This is a guest post by Matthew Distefano. You can read more of Matthew’s work at his website All Set Free and his book All Set Free: How God is Revealed in Jesus Christ and Why That is Really Good News.
There are certain theological assumptions within American Christianity that you just don’t touch. But I have always been the questioning type, and if I have learned anything from Girard’s mimetic theory, it is that prohibitions increase desire (to say the least!). Tell me I can’t question the doctrine of hell and I will. Tell me I can’t question the doctrine of sola scriptura and, again, I will. And tell me I can’t question the “common” understanding of the “wrath of God,” and well, here I am doing just that.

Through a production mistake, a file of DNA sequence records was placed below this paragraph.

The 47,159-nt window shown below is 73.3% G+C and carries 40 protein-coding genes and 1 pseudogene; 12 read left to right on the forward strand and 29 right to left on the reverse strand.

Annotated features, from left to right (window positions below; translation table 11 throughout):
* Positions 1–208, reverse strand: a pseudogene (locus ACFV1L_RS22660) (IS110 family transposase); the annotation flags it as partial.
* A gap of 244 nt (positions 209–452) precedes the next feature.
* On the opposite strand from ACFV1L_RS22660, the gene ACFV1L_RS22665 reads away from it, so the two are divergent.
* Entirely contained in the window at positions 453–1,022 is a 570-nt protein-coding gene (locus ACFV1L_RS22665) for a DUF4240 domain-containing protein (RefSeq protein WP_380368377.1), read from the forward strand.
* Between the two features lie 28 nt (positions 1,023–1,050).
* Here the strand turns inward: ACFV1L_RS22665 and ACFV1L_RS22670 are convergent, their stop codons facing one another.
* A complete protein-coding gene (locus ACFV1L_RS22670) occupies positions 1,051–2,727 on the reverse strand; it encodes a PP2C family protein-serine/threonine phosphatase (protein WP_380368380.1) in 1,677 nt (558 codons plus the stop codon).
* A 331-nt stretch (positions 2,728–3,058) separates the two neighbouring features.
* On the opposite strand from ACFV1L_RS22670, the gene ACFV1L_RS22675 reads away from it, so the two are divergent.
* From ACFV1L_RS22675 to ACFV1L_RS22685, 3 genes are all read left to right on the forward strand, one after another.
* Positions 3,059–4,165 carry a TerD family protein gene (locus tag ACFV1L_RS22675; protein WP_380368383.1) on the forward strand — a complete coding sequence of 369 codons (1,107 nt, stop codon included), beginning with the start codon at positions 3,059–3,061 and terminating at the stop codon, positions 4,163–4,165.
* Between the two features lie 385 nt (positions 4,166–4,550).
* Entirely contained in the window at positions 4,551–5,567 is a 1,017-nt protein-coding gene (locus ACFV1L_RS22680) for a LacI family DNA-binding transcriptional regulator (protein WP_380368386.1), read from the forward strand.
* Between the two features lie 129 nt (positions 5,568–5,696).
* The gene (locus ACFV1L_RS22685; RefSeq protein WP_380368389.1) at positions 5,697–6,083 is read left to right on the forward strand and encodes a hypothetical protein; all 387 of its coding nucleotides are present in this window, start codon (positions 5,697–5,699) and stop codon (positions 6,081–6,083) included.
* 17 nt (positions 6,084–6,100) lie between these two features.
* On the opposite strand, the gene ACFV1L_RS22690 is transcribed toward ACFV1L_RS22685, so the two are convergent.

Like many Western Christian doctrines, the definition of God’s wrath seems to be a given. Frankly though, like so many other “orthodox” views, I cringe at our eagerness to espouse such a belief. I mean, I do understand the propensity to believe in a quid pro quo type of God (thanks for that one Rob Grayson!) who A) reserves blessings for the righteous while B) reserving wrath for the wicked. I understand the human psychological need to ensure that we are in rather than out, that we are Jacob rather than Esau, elect rather than non-elect, and vessels of mercy rather than vessels of wrath (Romans 9:22–23). Ernest Becker’s work on the topic of death anxiety comes to mind in explaining our propensity in doing this. But I will leave that topic for another time (like in my forthcoming book, From the Blood of Abel).